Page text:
On the F-16, capability upgrades include the APG-83 AESA radar, MIDS JTRS as on the F-15, a new mission computer, FAA-required transponders, a programmable display generator, and Automatic Ground Collision Avoidance System, or Auto-GCAS. Among the F-16s already equipped with GCAS, four aircraft and their pilots have been saved by the system so far. (See “The Science of Avoidance,” February 2016.)
The Air Force already has funding for 72 F-16s equipped with the APG-83 radar—it’s a response to a Joint Urgent Operational Need, for the homeland defense mission—“and then we have options [for] more,” Bunch said. Asked if all 300 F-16s scheduled to be updated will get the radar, Bunch said, “If we get the money, [they] will.”
Bunch said the money’s in the pipeline to start the F-16 SLEP. The Air Force has decided to make it a small-business set-aside contract for a company to buy the materials and build the SLEP kits for the Air Force. The F-16 depot at Ogden Air Logistics Complex at Hill AFB, Utah, will install the kits, comprising six different elements, Bunch said: canopy sill longerons, bulkheads, stringers, and skin for the upper and lower wings and upper fuselage. Lockheed Martin will provide tooling and technical support, as the original equipment manufacturer.
Of the capability improvements, broadly, “I think we’re off and running for the Vipers and Eagles,” Bunch said. “We’ve got to modernize these things and keep them relevant.”
The F-15 and F-16 were frankly never intended to serve this long. The last F-15C/Ds—the air superiority version—were delivered in 1985. The F-22 Raptor was originally intended to start replacing it in the mid- to late-1990s, but didn’t arrive until a decade later. The F-22 was terminated at half the planned production, so some F-15Cs were retained to supplement them. The F-16—operational since 1980—was planned for retirement starting in the mid-2000s, but delays with the F-35 added 15 years to that timetable.
The Air Force has long pushed for a faster buy rate on the F-35A, hoping to bring on enough of the jets quickly enough to make an F-16 SLEP unnecessary. Service leaders now say that an annual buy of about 46 F-35s—two squadrons’ worth—are all the Air Force can afford in the coming years. USAF is faced with a mandate from the Trump Administration to increase readiness, add thousands of more people to the ranks, and preserve the rest of an oversubscribed modernization program.
Heather A. Wilson, the new Air Force Secretary, said in early June that she wants to buy F-35s “as quickly as possible,” and noted that the 14 additional fighters called out in the service’s Unfunded Priorities List for Congress would help USAF get to a goal of buying 60 a year. She wants a look at the conclusions of the new National Security Strategy before setting future ramp rates, she said.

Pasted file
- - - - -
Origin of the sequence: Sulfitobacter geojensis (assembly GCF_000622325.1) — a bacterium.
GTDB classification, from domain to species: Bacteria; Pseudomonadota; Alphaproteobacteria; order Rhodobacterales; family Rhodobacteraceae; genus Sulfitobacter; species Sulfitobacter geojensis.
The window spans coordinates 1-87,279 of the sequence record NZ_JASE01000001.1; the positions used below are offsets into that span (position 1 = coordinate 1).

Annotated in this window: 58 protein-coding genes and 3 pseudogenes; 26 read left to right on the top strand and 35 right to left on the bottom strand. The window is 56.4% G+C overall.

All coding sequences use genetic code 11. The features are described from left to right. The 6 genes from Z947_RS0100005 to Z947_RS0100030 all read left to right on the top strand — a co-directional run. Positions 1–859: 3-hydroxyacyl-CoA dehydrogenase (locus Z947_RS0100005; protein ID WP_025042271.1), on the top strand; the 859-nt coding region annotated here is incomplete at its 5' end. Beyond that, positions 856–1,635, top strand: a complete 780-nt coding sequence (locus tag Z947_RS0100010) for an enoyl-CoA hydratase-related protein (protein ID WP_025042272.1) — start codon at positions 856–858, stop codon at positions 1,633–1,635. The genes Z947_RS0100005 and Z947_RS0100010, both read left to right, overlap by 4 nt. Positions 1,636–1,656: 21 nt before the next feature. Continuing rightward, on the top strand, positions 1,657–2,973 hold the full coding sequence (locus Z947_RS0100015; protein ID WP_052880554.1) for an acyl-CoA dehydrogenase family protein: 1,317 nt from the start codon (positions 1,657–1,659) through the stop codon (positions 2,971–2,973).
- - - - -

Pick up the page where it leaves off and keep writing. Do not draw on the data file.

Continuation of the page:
The House Armed Services Committee not only approved the 14 additional F-35s in its markup of the 2018 defense bill, it added 10 more—making a total of 70—but the bill has a long way to go before becoming law.
It’s not clear the Air Force could absorb that many aircraft, though, as it is struggling to fill fighter cockpits, and the F-35 training pipeline might not be able to supply enough new pilots to expand the fleet at such a rate. A buy rate of 60 F-35As per year is the official planning goal for the time being.
“Unless something gets added” to the Air Force’s budget topline, “something’s gotta come out,” Bunch asserted.
Boeing, maker of the F-15C and E, believes the Air Force should not ignore the investments made in the aircraft so far. Parker said the Air Force has already spent “probably $4 billion” on the EPAWSS that will “allow the F-15C or E to get into the fight, working very closely with the F-22 … and F-35.” The capabilities are classified, but “we are very, very bullish” on what the EPAWSS will bring, Parker said.
“It is going to be a game-changer for the F-15, getting into the contested environment—and also from a homeland defense perspective,” he said. EPAWSS just passed critical design review, and flight testing will begin next year.
Equipped with the new radar, electronic warfare, conformal fuel tanks, and other upgrades, the F-15C would be a formidable homeland defense machine, Parker argued.
“Wouldn’t you want the aircraft that’s fastest, that can carry the most [weapons], longer?” he asked rhetorically.
Holmes said the F-15 “is a fantastic airplane, I flew 3,000 hours in it,” it can carry “a big air-to-air payload,” and it is “a good match for things we are asking it to do in homeland defense.” However, he said, “if I’m going to make the decision to go forward with the Penetrating Counter-Air aircraft, then I have to prove to people that I can afford it.”
The Air Force, for now, will keep sending the F-15s “through depot, like we have been doing,” and fixing the jet up as Holmes and other leaders debate how much more to ask of the Eagle.